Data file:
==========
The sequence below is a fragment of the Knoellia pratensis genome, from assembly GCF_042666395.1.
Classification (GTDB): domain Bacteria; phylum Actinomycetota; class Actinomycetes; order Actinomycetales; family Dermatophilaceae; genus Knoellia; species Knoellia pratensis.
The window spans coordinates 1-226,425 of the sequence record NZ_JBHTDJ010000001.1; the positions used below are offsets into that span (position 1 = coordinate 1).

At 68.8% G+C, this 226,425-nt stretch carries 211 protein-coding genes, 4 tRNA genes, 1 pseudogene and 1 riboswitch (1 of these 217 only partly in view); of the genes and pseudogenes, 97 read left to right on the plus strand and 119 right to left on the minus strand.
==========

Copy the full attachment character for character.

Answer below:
The sequence below is a fragment of the Knoellia pratensis genome, from assembly GCF_042666395.1.
Classification (GTDB): domain Bacteria; phylum Actinomycetota; class Actinomycetes; order Actinomycetales; family Dermatophilaceae; genus Knoellia; species Knoellia pratensis.
The window spans coordinates 1-226,425 of the sequence record NZ_JBHTDJ010000001.1; the positions used below are offsets into that span (position 1 = coordinate 1).

At 68.8% G+C, this 226,425-nt stretch carries 211 protein-coding genes, 4 tRNA genes, 1 pseudogene and 1 riboswitch (1 of these 217 only partly in view); of the genes and pseudogenes, 97 read left to right on the plus strand and 119 right to left on the minus strand.